Jeffersonville Police chief receives body cameras, preps to outf - WDRB 41 Louisville News

Jeffersonville Police chief receives body cameras, preps to outfit officers

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LOUISVILLE, Ky. (WDRB) -- New body cameras have arrived in Jeffersonville and officials hope they will protect both police and the public.

It's an extra eye for Jeffersonville police officers. A mobile device that fits in the palm of your hand and has night vision. The tiny technology can even be worn behind buttons.

"They can actually put it on one of their buttons inside of their shirt so the only thing that's visible is that part of the camera," Jeffersonville Police Chief Chris Grimm said.

Sixty DutyVue body cameras arrived last week -- one for each patrol officer -- and they're designed to help officers write better reports.

"Because they can go back and review statements by witnesses, victims, complainants, suspects -- they have that ability," Grimm explained.

Grimm wrote a nine page policy outlining how and when the cameras will be recording. The standard draft still has to be approved by the Fraternal Order of Police.

"Traffic stops... emergency responses, vehicle pursuits, suspicious vehicles, arrests and transports, vehicle searches, consent to search, physical or verbal confrontations or use of force," Grimm listed.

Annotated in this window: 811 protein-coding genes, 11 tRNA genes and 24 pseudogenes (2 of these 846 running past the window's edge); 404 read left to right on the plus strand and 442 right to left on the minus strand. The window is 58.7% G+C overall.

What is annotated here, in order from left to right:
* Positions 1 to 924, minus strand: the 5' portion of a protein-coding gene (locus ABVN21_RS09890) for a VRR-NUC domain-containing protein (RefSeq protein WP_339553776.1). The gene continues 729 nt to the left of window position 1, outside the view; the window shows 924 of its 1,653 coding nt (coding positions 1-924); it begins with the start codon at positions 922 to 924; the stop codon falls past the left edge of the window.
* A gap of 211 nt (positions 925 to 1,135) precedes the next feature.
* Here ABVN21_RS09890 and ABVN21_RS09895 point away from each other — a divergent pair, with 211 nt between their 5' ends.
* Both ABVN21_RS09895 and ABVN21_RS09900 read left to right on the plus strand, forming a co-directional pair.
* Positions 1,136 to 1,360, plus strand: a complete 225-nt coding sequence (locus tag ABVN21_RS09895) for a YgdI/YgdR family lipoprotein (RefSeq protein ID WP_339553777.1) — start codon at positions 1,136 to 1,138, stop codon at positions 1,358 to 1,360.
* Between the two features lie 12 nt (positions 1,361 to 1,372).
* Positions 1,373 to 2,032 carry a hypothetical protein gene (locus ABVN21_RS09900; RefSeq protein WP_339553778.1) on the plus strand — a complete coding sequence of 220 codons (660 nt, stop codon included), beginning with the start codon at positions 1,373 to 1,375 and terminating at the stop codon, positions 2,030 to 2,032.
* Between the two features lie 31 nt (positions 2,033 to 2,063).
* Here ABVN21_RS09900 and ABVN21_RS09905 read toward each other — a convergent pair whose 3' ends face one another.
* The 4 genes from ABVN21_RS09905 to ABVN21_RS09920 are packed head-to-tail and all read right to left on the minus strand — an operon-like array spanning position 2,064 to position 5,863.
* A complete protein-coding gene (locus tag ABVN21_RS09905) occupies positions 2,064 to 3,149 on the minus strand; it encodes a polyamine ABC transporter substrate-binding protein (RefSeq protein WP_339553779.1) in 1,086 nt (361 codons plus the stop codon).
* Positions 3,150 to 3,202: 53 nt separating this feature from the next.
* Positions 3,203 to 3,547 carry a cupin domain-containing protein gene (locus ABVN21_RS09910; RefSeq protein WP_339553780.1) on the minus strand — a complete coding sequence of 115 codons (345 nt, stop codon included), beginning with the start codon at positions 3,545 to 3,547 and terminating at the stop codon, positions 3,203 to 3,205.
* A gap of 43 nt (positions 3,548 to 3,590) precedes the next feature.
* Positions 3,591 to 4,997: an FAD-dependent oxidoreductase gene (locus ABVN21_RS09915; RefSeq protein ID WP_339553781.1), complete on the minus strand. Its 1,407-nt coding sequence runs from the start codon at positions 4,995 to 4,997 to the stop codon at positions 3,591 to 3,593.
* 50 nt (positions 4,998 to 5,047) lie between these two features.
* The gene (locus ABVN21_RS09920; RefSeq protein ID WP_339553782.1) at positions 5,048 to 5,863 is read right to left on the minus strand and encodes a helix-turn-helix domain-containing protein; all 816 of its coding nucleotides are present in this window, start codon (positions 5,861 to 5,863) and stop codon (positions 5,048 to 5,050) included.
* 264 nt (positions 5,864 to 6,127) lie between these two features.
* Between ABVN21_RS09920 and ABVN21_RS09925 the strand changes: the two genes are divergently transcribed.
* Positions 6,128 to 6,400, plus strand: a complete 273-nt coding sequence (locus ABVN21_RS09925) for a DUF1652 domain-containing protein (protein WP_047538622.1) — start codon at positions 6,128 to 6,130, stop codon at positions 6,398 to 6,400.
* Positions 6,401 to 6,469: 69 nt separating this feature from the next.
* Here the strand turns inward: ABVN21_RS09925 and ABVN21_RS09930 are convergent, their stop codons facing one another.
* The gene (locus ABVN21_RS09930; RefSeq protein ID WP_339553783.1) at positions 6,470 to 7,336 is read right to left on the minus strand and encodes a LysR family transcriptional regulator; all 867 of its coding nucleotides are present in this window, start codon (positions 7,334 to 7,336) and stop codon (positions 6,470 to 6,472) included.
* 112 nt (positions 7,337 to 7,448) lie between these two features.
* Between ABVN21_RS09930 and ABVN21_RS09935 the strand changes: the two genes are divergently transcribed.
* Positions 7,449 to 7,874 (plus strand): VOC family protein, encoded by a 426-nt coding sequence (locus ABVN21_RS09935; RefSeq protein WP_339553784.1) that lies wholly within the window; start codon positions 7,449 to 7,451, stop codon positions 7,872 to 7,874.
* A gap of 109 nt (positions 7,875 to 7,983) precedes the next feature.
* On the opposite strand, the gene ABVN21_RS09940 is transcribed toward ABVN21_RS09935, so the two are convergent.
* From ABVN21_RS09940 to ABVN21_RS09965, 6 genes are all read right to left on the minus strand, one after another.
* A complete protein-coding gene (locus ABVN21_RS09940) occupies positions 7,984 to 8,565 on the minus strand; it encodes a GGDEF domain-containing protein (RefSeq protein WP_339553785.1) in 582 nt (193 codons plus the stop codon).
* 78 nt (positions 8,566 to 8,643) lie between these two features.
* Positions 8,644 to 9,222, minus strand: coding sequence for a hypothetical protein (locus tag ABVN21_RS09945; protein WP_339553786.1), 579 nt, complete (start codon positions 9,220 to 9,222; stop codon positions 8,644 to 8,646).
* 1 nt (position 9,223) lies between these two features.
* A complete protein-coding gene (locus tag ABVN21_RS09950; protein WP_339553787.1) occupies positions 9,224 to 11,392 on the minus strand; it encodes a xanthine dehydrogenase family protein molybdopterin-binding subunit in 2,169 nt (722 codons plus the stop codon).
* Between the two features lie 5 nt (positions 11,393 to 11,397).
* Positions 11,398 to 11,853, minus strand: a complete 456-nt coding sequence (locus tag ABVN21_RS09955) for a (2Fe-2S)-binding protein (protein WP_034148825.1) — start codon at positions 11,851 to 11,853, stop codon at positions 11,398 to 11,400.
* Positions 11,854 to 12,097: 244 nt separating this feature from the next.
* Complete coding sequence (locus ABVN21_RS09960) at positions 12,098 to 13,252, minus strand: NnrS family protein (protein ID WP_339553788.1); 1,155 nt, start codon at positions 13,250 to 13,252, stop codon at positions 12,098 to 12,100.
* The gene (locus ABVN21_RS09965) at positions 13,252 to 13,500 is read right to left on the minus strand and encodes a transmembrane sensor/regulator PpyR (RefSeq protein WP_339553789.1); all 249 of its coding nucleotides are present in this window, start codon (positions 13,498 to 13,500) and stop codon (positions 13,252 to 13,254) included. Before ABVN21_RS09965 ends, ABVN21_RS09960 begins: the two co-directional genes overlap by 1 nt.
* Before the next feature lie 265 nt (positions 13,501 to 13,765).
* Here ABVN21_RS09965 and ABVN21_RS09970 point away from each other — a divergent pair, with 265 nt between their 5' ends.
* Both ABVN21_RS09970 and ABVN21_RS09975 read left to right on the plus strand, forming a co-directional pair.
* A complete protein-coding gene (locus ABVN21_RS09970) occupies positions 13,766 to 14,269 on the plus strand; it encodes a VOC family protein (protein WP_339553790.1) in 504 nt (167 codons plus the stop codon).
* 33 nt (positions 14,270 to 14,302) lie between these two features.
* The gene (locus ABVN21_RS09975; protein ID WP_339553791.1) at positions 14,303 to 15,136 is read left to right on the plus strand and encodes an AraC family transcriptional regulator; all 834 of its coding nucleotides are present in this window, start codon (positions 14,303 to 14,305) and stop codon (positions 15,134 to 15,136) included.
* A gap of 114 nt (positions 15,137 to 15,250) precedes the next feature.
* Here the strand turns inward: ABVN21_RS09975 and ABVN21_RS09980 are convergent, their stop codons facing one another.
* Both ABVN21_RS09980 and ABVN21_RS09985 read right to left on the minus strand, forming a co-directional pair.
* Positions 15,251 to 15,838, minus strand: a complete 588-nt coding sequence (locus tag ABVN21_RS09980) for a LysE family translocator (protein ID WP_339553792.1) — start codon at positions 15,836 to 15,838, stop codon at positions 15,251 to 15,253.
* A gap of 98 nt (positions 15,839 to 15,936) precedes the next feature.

Police would also have discretion to turn the cameras off during sensitive calls with victims or children, but only with supervisor approval.

"They do not have the access rights to edit, delete or modify those videos in any way," Grimm said. "Officers will wear these body cams their entire shift and when they're done, they will take it off and download all the video."

The cameras will be stored with names and badge numbers inside an Evidence Bank ATM -- a digital charging station that downloads the data.

The video and audio will be saved for at least two years.

"If complaints come in we'll pull them and the officer has the right to review the tape and video too when complaints come in and sit down and go through and figure out what happened at those scenes," Grimm said.

Officers will be trained in two weeks and the new cameras will likely hit the streets in March.

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